TELEPHOTO: 56mm F1.2

Courtesy of Jonas Rask

If your interest is in portraiture, your next lens should be the XF 56mm F1.2. In my view, it is one of the finest Fujifilm XF lenses ever produced. With a fast aperture, beautiful bokeh (out of focus areas), abundance of sharpness and the right amount of micro-contrast, this lens is a must-have. With the 56mm focal length you can shoot stunning headshots but also incorporate enough background to spice-up your vision.

The 56mm F1.2 lens is much more than just a portrait lens. I have been using it quite extensively for my R-A-I-N project, as well in situations when there is very little light available. Due to its fast aperture and extra-creamy bokeh, this lens is an excellent tool for some visual risk-taking.

 

To recap our recommendations:

Start with one focal length only: 23 or 35mm. After shooting extensively with one focal length you can add a wide-angle lens (landscape, architecture), or go the other way and go with a telephoto (portrait).

In the third and final part of “The best Fujifilm lenses to start with in late 2017” series I will make suggestions to expand your lens line-up but keep it simple and productive.

 

Next time we will share with you our latest street work from San Francisco.

P.S. December should bring an array of exciting announcements which I cannot wait to share with you. Stay tuned!

 

   

 

2017 © Olafphoto. All rights reserved.

17 thoughts on “The best Fujifilm lenses to start with in late 2017 – Part II

  1. Even though I’ve been shooting for some time, and have some professional assignments, I think that all of us could benefit from repeating this advice at least once a year. Just go back to 35 mm for a few months, or during a trip. Excellent article, concept, writing and photos.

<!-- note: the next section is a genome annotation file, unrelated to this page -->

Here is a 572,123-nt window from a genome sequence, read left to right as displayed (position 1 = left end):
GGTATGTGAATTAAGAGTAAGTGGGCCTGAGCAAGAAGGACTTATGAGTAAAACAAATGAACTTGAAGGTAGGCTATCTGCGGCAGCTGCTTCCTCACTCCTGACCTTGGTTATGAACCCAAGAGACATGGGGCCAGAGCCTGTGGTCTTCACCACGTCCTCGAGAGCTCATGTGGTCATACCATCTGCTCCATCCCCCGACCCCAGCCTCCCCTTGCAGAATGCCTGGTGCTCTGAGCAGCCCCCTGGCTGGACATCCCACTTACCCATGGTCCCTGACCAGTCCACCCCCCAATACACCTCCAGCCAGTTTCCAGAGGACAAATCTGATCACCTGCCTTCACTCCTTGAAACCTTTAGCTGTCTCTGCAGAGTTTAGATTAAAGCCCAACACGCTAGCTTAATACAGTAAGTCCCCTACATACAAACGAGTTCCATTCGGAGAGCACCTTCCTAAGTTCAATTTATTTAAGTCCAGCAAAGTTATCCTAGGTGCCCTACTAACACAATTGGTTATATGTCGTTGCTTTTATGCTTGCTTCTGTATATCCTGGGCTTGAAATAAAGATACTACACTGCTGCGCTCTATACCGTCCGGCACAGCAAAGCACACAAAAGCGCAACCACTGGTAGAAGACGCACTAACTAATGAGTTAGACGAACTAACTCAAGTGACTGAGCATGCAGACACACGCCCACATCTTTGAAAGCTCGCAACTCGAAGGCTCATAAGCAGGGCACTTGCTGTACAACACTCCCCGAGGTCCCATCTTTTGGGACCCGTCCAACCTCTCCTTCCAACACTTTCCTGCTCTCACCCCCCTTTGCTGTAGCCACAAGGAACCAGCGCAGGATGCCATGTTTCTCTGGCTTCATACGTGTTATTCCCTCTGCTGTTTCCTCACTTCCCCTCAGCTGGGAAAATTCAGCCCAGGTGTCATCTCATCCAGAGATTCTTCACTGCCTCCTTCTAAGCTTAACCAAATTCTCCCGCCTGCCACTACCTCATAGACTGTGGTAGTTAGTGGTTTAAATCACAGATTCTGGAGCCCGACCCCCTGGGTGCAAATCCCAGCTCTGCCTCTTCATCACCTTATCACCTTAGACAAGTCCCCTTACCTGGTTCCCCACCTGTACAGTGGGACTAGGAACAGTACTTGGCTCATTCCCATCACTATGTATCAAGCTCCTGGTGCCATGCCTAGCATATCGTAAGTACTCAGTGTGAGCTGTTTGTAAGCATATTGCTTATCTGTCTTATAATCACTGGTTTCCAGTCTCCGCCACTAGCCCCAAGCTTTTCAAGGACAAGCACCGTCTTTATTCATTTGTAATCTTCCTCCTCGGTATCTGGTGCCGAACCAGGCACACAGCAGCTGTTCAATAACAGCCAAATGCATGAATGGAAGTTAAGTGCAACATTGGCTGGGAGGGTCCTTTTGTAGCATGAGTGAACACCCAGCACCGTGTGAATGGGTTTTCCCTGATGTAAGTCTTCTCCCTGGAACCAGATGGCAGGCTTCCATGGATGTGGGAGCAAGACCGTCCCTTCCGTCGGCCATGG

2. It‘s very hard to predict what you like in terms of focal lengths, but my first and only lens for a while was a 35/1.4 – and it did not really fit me, although I like the rendering and images. I needed a wider view – and the X100T became my favorite tool and focal length. So I‘d also start with one of the two focal lengths…after that it really depends. 14 or 16 are good, but some might also go for the good ol‘ 60/2.4 to shoot portrait and macro.

    1. Immo,

      You are right. An ideal starting point is somewhere in the 23-35mm range and then it may go in different directions…

      Thanks for sharing your thoughts. Looking forward to your future comments.

      Cheers,

      Olaf

  3. Olaf
    I am not beginner but still found your blog excellent and useful.
    It was very logically set out, well illustrated and quite clear in the target audience.
    Well done and Keep it up

  4. Hey Olaf, I’m curious about the 56mm f1.2, because you mention you use it a lot for your R-A-I-N workshops. How do you manage that when it is not WR? Do you find you have to be extra careful?

    Great shots, and awesome article 🙂

    1. I am glad you enjoyed my photography. After all, this is what really matters.

      “If I waited for perfection… I would never write a word.”
      —Margaret Atwood

  5. Greetings Olaf:

    What about the 16 f1.4? I got it for fast aperture. Is the 14mm really better than the 16mm in order to learn? I come from a 23mm f2.

    Thanks in advance and best regards

    1. The 16mm lens is quite different from 14mm wide angle. It appears that the difference is quite small on paper but in real life the 14mm has much, much wider field of view. It is not a matter of “better or worse.”

    1. No. I love the 35.1.4

      Please note that recommendations listed in the series are for people starting in photography. At this stage, I prefer someone spending money on education than on more expensive glass.